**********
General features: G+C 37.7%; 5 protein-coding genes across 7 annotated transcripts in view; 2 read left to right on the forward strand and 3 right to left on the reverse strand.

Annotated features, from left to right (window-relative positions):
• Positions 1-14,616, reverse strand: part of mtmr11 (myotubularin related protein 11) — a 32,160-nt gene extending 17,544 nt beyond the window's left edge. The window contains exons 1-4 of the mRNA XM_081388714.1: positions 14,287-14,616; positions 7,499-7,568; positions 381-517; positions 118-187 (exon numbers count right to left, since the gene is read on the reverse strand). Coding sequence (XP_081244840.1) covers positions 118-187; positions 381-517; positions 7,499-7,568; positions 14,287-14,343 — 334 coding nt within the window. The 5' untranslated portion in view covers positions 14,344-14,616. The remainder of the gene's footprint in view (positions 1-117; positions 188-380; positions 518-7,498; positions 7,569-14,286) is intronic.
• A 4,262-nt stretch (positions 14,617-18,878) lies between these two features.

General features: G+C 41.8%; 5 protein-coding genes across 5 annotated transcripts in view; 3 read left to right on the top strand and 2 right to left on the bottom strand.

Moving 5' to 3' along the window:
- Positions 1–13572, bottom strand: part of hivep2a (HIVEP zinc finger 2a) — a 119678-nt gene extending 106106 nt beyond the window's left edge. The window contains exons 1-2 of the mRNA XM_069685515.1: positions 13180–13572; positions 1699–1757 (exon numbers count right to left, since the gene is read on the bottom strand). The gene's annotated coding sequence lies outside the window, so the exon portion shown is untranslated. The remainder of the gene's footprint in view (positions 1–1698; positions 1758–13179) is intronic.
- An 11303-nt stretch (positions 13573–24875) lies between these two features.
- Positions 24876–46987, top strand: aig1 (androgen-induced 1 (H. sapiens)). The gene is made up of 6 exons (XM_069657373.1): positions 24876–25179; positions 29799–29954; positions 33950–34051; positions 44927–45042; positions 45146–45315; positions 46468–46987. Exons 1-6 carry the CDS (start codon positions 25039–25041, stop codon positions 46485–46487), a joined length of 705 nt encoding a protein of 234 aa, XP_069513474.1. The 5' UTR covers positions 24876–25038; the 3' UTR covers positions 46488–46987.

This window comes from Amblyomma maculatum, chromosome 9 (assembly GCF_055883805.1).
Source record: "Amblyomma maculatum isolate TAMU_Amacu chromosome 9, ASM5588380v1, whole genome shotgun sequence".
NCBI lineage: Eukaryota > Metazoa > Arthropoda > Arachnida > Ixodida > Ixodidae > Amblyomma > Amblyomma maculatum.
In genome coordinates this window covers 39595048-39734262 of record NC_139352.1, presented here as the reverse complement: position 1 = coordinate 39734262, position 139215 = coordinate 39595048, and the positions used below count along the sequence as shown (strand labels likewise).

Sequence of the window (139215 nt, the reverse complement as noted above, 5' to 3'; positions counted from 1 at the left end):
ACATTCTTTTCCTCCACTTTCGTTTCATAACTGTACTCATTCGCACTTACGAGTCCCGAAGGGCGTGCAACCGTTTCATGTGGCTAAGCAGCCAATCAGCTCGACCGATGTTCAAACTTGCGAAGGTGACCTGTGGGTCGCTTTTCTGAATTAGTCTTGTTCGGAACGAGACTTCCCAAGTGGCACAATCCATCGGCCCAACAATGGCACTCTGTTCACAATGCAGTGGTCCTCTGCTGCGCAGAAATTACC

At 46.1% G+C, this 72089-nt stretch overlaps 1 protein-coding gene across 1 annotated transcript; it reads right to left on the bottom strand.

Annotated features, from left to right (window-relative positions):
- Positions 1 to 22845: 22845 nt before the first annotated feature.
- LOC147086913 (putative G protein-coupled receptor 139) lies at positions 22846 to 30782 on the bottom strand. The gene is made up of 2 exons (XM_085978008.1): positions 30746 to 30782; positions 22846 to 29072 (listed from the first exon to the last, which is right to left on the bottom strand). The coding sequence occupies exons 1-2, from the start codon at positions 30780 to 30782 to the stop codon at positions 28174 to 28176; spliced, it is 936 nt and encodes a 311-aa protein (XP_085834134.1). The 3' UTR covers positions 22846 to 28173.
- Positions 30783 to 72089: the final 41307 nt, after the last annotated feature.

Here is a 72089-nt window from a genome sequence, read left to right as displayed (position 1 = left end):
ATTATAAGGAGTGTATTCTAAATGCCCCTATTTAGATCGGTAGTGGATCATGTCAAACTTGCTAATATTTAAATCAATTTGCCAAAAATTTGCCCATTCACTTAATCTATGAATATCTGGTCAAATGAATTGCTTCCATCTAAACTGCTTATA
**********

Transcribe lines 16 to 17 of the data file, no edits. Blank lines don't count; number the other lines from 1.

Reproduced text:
At 46.1% G+C, this 72089-nt stretch overlaps 1 protein-coding gene across 1 annotated transcript; it reads right to left on the bottom strand.

Annotated features, from left to right (window-relative positions):